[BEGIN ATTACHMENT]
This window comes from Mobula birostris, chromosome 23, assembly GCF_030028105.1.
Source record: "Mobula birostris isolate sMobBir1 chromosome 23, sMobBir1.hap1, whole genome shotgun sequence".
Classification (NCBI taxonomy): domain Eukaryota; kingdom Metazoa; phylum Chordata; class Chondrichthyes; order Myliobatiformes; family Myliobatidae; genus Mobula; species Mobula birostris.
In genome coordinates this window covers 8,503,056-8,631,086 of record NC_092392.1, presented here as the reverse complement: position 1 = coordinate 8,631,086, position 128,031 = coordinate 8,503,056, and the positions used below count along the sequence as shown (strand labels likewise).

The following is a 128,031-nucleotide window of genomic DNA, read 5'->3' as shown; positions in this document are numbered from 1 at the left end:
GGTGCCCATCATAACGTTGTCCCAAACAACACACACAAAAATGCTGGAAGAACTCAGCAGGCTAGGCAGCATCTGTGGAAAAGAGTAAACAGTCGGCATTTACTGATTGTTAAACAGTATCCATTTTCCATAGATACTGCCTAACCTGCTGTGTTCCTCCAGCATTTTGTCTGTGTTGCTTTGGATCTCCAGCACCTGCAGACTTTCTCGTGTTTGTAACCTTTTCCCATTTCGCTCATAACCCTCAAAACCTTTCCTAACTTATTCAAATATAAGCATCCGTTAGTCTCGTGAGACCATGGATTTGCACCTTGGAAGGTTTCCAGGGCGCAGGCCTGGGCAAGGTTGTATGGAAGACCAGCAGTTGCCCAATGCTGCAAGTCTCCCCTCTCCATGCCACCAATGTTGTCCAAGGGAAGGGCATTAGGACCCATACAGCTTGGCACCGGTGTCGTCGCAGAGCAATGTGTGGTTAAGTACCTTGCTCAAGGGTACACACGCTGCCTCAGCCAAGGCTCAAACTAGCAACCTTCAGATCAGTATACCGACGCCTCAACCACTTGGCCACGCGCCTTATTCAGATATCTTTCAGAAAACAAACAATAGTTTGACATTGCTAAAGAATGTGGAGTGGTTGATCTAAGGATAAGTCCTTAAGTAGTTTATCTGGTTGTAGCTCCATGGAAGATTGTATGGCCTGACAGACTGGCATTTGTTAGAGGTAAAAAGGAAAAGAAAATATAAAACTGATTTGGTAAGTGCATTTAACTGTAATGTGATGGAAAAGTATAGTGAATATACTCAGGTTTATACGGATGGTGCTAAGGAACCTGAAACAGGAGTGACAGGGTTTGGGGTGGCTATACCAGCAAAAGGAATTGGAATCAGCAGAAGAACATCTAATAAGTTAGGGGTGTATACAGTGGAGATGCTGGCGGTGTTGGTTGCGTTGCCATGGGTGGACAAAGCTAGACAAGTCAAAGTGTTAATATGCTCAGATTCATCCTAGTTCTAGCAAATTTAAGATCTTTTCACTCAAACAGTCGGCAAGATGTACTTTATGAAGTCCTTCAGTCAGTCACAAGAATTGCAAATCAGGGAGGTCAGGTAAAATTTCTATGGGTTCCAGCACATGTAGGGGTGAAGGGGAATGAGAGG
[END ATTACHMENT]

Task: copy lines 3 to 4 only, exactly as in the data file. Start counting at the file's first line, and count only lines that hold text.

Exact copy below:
Classification (NCBI taxonomy): domain Eukaryota; kingdom Metazoa; phylum Chordata; class Chondrichthyes; order Myliobatiformes; family Myliobatidae; genus Mobula; species Mobula birostris.
In genome coordinates this window covers 8,503,056-8,631,086 of record NC_092392.1, presented here as the reverse complement: position 1 = coordinate 8,631,086, position 128,031 = coordinate 8,503,056, and the positions used below count along the sequence as shown (strand labels likewise).